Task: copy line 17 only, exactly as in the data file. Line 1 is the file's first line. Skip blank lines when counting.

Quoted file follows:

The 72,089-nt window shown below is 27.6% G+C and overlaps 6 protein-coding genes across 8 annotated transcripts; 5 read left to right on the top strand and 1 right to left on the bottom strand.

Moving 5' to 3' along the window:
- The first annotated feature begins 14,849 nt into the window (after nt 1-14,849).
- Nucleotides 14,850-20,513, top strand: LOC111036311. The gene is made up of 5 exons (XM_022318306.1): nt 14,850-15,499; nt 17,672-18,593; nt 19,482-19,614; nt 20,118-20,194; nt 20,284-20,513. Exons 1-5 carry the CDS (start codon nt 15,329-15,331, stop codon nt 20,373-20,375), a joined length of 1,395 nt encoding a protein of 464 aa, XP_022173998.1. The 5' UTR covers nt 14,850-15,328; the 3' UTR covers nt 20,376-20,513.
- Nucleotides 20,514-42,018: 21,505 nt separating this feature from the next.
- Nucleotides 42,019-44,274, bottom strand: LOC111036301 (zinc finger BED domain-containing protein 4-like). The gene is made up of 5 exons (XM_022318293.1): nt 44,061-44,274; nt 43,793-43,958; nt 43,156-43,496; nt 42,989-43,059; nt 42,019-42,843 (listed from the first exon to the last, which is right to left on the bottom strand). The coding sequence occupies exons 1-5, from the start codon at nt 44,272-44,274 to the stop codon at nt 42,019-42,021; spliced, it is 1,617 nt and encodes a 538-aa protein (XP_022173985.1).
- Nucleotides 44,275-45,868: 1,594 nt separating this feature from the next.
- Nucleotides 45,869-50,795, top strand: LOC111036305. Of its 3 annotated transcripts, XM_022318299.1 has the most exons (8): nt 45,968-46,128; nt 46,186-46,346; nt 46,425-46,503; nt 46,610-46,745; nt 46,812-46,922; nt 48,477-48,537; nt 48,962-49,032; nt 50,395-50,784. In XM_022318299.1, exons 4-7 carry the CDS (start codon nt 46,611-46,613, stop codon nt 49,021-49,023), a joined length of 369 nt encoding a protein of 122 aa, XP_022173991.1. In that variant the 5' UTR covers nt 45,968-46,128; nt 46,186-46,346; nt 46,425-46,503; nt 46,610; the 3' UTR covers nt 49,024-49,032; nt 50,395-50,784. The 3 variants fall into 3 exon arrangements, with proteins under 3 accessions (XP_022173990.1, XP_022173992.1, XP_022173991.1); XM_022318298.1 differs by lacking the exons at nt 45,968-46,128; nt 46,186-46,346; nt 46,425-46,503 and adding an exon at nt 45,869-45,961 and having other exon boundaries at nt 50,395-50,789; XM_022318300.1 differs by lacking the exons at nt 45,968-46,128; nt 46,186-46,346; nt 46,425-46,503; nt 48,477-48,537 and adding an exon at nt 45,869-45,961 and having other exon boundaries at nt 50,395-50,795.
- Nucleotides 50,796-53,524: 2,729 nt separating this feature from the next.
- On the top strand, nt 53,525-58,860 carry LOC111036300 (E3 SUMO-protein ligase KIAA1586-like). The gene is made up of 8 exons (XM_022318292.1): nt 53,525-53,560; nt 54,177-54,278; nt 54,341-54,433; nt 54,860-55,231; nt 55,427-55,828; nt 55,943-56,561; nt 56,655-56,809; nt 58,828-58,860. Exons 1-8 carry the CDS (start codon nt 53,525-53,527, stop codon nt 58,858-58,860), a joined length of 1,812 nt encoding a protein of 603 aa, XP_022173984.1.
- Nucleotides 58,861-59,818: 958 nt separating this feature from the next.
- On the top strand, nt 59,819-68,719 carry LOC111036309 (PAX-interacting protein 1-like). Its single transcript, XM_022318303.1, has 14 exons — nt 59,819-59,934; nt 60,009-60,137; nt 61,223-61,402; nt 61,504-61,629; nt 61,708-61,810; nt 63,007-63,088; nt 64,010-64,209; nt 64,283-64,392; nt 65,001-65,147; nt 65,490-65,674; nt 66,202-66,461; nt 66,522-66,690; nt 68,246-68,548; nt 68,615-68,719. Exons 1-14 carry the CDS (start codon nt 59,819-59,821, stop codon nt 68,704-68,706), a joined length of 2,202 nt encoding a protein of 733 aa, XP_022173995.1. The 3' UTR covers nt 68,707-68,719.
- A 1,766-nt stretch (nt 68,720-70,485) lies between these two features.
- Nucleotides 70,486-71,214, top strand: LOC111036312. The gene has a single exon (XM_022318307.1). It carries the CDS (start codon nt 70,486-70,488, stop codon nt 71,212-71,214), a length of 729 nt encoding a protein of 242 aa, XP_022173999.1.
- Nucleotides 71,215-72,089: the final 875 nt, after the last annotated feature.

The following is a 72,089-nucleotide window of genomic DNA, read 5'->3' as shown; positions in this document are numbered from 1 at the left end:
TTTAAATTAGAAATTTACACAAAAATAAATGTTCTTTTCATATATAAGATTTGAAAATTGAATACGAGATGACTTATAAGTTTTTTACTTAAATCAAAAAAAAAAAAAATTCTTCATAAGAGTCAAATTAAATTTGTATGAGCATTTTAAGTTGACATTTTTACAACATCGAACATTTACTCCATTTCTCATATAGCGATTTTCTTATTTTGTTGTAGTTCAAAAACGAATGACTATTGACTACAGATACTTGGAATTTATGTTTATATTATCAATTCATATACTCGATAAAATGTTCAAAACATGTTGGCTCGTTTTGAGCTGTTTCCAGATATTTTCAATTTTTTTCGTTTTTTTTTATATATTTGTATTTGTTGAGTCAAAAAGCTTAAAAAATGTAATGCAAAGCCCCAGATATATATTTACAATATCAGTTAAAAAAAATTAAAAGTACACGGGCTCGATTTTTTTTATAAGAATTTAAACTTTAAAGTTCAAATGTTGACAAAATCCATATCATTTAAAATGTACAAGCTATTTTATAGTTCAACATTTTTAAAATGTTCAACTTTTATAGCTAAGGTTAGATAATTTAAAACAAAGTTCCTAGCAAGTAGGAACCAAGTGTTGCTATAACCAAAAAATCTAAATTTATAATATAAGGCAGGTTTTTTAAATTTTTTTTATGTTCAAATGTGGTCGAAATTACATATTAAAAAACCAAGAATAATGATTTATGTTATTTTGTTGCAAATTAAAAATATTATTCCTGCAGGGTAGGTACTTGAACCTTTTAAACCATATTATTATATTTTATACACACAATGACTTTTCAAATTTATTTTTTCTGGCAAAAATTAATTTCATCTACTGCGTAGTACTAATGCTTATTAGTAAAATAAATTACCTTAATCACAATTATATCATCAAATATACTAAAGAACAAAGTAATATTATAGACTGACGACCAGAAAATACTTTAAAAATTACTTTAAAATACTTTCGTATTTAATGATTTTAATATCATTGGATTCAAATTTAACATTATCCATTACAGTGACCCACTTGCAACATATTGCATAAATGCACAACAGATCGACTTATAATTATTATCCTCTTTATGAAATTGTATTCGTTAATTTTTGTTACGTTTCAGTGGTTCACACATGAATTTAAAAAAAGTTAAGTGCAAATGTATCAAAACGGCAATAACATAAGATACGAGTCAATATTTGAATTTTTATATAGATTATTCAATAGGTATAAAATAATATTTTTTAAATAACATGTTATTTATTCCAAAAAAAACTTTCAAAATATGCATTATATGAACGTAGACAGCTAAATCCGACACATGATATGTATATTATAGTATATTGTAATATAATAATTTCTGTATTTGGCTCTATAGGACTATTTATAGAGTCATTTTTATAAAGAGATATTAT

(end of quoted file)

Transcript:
TTTAAATTAGAAATTTACACAAAAATAAATGTTCTTTTCATATATAAGATTTGAAAATTGAATACGAGATGACTTATAAGTTTTTTACTTAAATCAAAAAAAAAAAAAATTCTTCATAAGAGTCAAATTAAATTTGTATGAGCATTTTAAGTTGACATTTTTACAACATCGAACATTTACTCCATTTCTCATATAGCGATTTTCTTATTTTGTTGTAGTTCAAAAACGAATGACTATTGACTACAGATACTTGGAATTTATGTTTATATTATCAATTCATATACTCGATAAAATGTTCAAAACATGTTGGCTCGTTTTGAGCTGTTTCCAGATATTTTCAATTTTTTTCGTTTTTTTTTATATATTTGTATTTGTTGAGTCAAAAAGCTTAAAAAATGTAATGCAAAGCCCCAGATATATATTTACAATATCAGTTAAAAAAAATTAAAAGTACACGGGCTCGATTTTTTTTATAAGAATTTAAACTTTAAAGTTCAAATGTTGACAAAATCCATATCATTTAAAATGTACAAGCTATTTTATAGTTCAACATTTTTAAAATGTTCAACTTTTATAGCTAAGGTTAGATAATTTAAAACAAAGTTCCTAGCAAGTAGGAACCAAGTGTTGCTATAACCAAAAAATCTAAATTTATAATATAAGGCAGGTTTTTTAAATTTTTTTTATGTTCAAATGTGGTCGAAATTACATATTAAAAAACCAAGAATAATGATTTATGTTATTTTGTTGCAAATTAAAAATATTATTCCTGCAGGGTAGGTACTTGAACCTTTTAAACCATATTATTATATTTTATACACACAATGACTTTTCAAATTTATTTTTTCTGGCAAAAATTAATTTCATCTACTGCGTAGTACTAATGCTTATTAGTAAAATAAATTACCTTAATCACAATTATATCATCAAATATACTAAAGAACAAAGTAATATTATAGACTGACGACCAGAAAATACTTTAAAAATTACTTTAAAATACTTTCGTATTTAATGATTTTAATATCATTGGATTCAAATTTAACATTATCCATTACAGTGACCCACTTGCAACATATTGCATAAATGCACAACAGATCGACTTATAATTATTATCCTCTTTATGAAATTGTATTCGTTAATTTTTGTTACGTTTCAGTGGTTCACACATGAATTTAAAAAAAGTTAAGTGCAAATGTATCAAAACGGCAATAACATAAGATACGAGTCAATATTTGAATTTTTATATAGATTATTCAATAGGTATAAAATAATATTTTTTAAATAACATGTTATTTATTCCAAAAAAAACTTTCAAAATATGCATTATATGAACGTAGACAGCTAAATCCGACACATGATATGTATATTATAGTATATTGTAATATAATAATTTCTGTATTTGGCTCTATAGGACTATTTATAGAGTCATTTTTATAAAGAGATATTAT